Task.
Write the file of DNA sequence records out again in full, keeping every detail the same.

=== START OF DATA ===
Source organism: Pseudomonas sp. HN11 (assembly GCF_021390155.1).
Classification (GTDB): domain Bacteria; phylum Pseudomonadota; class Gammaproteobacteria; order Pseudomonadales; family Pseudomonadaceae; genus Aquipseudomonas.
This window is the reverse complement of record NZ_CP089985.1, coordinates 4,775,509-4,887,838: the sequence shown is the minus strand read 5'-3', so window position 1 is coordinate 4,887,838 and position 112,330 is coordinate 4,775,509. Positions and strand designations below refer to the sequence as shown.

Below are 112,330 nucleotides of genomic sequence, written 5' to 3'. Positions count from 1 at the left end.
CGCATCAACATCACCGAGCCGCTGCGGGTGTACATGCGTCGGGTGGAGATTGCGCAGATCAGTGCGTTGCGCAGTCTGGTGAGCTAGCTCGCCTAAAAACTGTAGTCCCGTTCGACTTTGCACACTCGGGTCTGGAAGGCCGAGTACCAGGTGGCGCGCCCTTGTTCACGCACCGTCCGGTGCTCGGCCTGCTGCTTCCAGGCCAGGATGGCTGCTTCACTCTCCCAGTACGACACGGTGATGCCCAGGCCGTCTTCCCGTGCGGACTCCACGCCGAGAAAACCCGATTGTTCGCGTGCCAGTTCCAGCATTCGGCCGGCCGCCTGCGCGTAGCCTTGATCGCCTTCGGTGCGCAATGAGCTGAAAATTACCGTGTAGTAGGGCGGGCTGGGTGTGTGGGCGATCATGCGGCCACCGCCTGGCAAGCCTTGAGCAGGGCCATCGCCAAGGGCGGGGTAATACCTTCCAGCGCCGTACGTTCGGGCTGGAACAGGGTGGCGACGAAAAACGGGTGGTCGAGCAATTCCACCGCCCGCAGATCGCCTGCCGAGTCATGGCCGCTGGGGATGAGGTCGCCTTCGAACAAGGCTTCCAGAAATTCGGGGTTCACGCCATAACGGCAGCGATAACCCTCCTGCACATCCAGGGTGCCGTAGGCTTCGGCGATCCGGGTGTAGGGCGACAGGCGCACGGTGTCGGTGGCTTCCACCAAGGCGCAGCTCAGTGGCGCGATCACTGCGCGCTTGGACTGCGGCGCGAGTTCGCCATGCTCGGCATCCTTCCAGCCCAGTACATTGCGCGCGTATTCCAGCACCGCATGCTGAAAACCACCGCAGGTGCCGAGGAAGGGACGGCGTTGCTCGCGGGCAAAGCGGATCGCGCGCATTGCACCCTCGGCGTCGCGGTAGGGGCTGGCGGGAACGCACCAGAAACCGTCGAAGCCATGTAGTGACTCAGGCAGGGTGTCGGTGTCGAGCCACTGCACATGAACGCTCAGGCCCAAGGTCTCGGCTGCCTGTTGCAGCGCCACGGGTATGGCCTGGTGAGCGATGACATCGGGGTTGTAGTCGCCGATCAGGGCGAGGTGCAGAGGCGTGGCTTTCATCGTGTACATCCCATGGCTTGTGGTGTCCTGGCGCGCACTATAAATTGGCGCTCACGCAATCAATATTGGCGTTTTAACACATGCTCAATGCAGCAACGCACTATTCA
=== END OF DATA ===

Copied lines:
Source organism: Pseudomonas sp. HN11 (assembly GCF_021390155.1).
Classification (GTDB): domain Bacteria; phylum Pseudomonadota; class Gammaproteobacteria; order Pseudomonadales; family Pseudomonadaceae; genus Aquipseudomonas.
This window is the reverse complement of record NZ_CP089985.1, coordinates 4,775,509-4,887,838: the sequence shown is the minus strand read 5'-3', so window position 1 is coordinate 4,887,838 and position 112,330 is coordinate 4,775,509. Positions and strand designations below refer to the sequence as shown.

Below are 112,330 nucleotides of genomic sequence, written 5' to 3'. Positions count from 1 at the left end.
CGCATCAACATCACCGAGCCGCTGCGGGTGTACATGCGTCGGGTGGAGATTGCGCAGATCAGTGCGTTGCGCAGTCTGGTGAGCTAGCTCGCCTAAAAACTGTAGTCCCGTTCGACTTTGCACACTCGGGTCTGGAAGGCCGAGTACCAGGTGGCGCGCCCTTGTTCACGCACCGTCCGGTGCTCGGCCTGCTGCTTCCAGGCCAGGATGGCTGCTTCACTCTCCCAGTACGACACGGTGATGCCCAGGCCGTCTTCCCGTGCGGACTCCACGCCGAGAAAACCCGATTGTTCGCGTGCCAGTTCCAGCATTCGGCCGGCCGCCTGCGCGTAGCCTTGATCGCCTTCGGTGCGCAATGAGCTGAAAATTACCGTGTAGTAGGGCGGGCTGGGTGTGTGGGCGATCATGCGGCCACCGCCTGGCAAGCCTTGAGCAGGGCCATCGCCAAGGGCGGGGTAATACCTTCCAGCGCCGTACGTTCGGGCTGGAACAGGGTGGCGACGAAAAACGGGTGGTCGAGCAATTCCACCGCCCGCAGATCGCCTGCCGAGTCATGGCCGCTGGGGATGAGGTCGCCTTCGAACAAGGCTTCCAGAAATTCGGGGTTCACGCCATAACGGCAGCGATAACCCTCCTGCACATCCAGGGTGCCGTAGGCTTCGGCGATCCGGGTGTAGGGCGACAGGCGCACGGTGTCGGTGGCTTCCACCAAGGCGCAGCTCAGTGGCGCGATCACTGCGCGCTTGGACTGCGGCGCGAGTTCGCCATGCTCGGCATCCTTCCAGCCCAGTACATTGCGCGCGTATTCCAGCACCGCATGCTGAAAACCACCGCAGGTGCCGAGGAAGGGACGGCGTTGCTCGCGGGCAAAGCGGATCGCGCGCATTGCACCCTCGGCGTCGCGGTAGGGGCTGGCGGGAACGCACCAGAAACCGTCGAAGCCATGTAGTGACTCAGGCAGGGTGTCGGTGTCGAGCCACTGCACATGAACGCTCAGGCCCAAGGTCTCGGCTGCCTGTTGCAGCGCCACGGGTATGGCCTGGTGAGCGATGACATCGGGGTTGTAGTCGCCGATCAGGGCGAGGTGCAGAGGCGTGGCTTTCATCGTGTACATCCCATGGCTTGTGGTGTCCTGGCGCGCACTATAAATTGGCGCTCACGCAATCAATATTGGCGTTTTAACACATGCTCAATGCAGCAACGCACTATTCA